by Don Scallen
Behold the wood frog, an evolutionary masterwork. A soft bodied amphibian that survives the fury of Canadian winters as far north as Old Crow in the Yukon. In that cruelest of seasons, wood frogs lie quiescent in beds of leaves, biding time until snowmelt softens their stiff bodies. They protect their delicate cellular machinery by shunting water out of their cells to freeze benignly in the spaces surrounding those cells. And as if that metabolic alchemy isn’t remarkable enough, wood frog cells become infused with glucose – enough, milligram for milligram, to kill a human many times over. For the wood frog though, this sweet syrup becomes a life-saving antifreeze.
Wood frogs are aptly named for they are utterly dependent on woodlands for survival. Essential, too, are ponds for breeding. Usually wood frogs choose ponds that hold water only temporarily – a roll of the dice that can lead to the death or salvation of their progeny. The absence of tadpole-chomping fish in a temporary pond explains the gamble. But, if the pond dries early, mass tadpole-cide will result. The prospect of drying ponds and limited life spans, force a particular urgency on wood frog sex. Of 52 weeks in the year they have but two or three available for reproduction in earliest spring. Moreover, wood frogs may have only one or two of these brief sexual opportunities before they end up in the gullet of a frog-hungry predator.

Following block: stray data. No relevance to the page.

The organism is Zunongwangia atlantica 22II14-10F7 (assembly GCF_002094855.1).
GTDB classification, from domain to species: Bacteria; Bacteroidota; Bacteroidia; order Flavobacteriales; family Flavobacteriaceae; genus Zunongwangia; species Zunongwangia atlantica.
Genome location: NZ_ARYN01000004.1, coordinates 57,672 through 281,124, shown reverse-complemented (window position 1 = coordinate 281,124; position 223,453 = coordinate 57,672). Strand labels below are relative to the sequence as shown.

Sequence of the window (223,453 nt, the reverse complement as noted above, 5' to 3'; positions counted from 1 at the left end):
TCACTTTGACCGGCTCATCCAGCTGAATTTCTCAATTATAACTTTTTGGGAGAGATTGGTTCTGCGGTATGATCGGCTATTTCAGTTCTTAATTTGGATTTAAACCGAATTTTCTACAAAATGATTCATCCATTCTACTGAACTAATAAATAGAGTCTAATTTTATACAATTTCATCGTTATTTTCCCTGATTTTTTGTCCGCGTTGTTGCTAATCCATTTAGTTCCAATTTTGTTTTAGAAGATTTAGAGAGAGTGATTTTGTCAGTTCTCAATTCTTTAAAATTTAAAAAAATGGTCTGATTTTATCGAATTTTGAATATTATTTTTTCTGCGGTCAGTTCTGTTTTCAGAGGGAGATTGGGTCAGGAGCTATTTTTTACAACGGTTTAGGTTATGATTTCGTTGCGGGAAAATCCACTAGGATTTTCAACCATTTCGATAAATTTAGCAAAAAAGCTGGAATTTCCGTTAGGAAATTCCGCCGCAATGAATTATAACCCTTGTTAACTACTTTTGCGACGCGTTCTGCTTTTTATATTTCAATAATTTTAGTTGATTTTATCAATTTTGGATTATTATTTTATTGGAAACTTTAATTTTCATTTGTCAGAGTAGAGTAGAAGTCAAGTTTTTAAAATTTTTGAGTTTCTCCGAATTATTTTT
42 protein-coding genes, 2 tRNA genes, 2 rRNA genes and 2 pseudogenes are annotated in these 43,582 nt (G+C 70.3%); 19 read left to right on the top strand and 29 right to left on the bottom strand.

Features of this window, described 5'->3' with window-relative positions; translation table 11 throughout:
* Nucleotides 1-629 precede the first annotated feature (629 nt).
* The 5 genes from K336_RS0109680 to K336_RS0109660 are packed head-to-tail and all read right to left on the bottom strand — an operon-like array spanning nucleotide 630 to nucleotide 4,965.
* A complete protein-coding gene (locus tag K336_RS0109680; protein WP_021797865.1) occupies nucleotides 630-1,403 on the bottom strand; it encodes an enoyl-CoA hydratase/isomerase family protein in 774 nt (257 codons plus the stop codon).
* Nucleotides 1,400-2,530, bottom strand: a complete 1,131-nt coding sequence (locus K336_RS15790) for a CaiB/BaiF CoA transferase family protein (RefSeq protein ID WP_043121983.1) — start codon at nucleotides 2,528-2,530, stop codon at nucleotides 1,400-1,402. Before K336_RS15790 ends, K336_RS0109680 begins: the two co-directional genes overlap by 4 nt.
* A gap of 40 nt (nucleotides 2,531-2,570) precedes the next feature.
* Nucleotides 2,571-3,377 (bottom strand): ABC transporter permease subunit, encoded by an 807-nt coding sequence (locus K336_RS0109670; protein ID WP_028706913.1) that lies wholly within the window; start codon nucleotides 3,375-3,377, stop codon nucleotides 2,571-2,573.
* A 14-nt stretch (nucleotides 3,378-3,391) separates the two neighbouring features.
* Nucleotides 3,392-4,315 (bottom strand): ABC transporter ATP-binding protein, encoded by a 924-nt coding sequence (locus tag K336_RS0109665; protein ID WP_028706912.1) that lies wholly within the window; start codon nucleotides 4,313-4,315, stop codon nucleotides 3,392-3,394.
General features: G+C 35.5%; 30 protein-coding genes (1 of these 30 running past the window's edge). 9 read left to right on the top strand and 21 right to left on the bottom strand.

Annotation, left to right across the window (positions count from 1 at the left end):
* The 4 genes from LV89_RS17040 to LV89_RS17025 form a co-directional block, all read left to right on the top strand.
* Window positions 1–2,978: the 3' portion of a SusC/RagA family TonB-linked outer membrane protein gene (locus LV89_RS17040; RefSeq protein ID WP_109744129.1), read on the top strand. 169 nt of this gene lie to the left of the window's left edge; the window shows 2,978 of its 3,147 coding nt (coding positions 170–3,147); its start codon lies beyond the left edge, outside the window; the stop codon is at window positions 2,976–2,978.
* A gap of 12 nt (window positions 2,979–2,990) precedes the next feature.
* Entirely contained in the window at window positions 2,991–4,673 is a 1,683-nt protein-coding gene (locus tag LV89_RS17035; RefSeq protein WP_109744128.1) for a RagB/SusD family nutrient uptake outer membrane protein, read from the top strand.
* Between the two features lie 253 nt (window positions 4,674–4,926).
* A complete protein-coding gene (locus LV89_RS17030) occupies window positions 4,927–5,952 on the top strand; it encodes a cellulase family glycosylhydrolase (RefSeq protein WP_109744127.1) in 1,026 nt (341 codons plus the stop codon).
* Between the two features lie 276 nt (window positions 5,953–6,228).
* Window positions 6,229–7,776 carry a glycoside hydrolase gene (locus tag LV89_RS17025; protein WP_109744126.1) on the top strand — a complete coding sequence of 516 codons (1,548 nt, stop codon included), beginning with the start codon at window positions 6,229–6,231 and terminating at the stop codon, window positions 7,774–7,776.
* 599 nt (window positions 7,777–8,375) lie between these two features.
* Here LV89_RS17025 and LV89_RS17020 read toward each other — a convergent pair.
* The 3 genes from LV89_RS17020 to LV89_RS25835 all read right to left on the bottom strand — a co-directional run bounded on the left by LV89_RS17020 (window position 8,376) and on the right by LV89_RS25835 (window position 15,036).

No wonder then, that a wood frog pond in April is a frenzy of activity. Males beckon females with quacking voices. They battle rivals – scrambling atop them and pushing them under water. Multiple males pursue lone females, in desperate attempts to couple. The mated females lay hundreds of black eggs that soon yield wriggling tadpoles.
The frenzied mating of the marvellously adapted wood frog has persisted for tens of thousands of years. Given woods and water, it should continue for thousands more.